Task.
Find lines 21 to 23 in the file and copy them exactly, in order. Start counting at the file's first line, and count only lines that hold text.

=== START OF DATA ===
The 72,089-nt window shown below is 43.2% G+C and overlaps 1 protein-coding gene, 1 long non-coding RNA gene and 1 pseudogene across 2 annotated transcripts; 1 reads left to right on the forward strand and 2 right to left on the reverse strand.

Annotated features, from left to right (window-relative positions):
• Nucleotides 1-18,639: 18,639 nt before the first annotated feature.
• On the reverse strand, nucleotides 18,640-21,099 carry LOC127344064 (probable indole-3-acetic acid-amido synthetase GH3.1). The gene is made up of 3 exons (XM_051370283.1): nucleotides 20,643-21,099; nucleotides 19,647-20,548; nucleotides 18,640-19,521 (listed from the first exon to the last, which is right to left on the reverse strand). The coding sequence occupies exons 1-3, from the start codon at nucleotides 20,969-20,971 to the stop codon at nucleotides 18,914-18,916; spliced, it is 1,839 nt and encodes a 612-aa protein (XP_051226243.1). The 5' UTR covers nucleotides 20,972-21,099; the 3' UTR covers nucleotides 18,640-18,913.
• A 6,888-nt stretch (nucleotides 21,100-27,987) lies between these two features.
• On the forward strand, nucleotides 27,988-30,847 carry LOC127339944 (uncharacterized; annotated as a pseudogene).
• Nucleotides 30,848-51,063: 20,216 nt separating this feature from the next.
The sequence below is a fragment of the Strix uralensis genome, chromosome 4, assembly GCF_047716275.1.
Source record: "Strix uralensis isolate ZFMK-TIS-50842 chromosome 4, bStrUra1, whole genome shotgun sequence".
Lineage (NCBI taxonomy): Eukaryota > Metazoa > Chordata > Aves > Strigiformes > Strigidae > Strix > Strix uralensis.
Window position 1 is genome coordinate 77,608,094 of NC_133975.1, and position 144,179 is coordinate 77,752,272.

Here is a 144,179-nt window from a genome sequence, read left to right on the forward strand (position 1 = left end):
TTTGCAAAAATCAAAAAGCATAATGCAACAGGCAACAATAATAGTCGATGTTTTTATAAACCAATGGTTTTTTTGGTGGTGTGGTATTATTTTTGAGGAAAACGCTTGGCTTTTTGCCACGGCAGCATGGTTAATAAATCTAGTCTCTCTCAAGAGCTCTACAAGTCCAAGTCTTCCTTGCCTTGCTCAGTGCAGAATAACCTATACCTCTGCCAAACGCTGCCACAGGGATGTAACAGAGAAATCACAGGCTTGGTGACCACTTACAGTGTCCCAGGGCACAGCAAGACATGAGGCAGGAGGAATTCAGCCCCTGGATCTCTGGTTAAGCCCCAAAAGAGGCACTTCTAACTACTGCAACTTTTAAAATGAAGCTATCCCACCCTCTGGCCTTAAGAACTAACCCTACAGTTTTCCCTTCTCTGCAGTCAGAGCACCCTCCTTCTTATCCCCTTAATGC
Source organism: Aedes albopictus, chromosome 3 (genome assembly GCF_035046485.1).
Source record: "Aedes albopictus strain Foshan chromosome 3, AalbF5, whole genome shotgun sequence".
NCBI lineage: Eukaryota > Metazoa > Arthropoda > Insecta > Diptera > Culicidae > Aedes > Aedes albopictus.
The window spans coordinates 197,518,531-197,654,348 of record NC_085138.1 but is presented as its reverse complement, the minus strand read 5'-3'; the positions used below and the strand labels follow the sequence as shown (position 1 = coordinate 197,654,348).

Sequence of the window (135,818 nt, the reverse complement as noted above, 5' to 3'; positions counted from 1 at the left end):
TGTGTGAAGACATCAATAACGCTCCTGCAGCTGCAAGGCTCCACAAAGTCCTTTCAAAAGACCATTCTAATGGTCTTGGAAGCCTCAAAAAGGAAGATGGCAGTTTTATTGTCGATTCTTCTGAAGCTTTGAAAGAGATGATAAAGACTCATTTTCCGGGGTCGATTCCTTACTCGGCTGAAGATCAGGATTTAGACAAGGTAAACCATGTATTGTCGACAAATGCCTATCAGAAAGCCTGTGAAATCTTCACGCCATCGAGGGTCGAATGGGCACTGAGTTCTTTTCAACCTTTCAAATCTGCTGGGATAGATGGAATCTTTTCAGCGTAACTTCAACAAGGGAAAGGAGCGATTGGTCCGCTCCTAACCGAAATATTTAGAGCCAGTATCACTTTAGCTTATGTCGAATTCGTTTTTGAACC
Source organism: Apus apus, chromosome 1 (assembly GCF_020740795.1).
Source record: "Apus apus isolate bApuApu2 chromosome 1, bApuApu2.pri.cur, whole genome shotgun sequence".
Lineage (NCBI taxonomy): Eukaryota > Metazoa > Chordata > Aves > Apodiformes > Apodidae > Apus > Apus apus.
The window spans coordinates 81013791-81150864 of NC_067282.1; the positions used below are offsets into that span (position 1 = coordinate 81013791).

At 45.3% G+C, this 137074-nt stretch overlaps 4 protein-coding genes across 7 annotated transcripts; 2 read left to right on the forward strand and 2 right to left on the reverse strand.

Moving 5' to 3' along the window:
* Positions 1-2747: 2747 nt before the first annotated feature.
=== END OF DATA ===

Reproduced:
Source record: "Apus apus isolate bApuApu2 chromosome 1, bApuApu2.pri.cur, whole genome shotgun sequence".
Lineage (NCBI taxonomy): Eukaryota > Metazoa > Chordata > Aves > Apodiformes > Apodidae > Apus > Apus apus.
The window spans coordinates 81013791-81150864 of NC_067282.1; the positions used below are offsets into that span (position 1 = coordinate 81013791).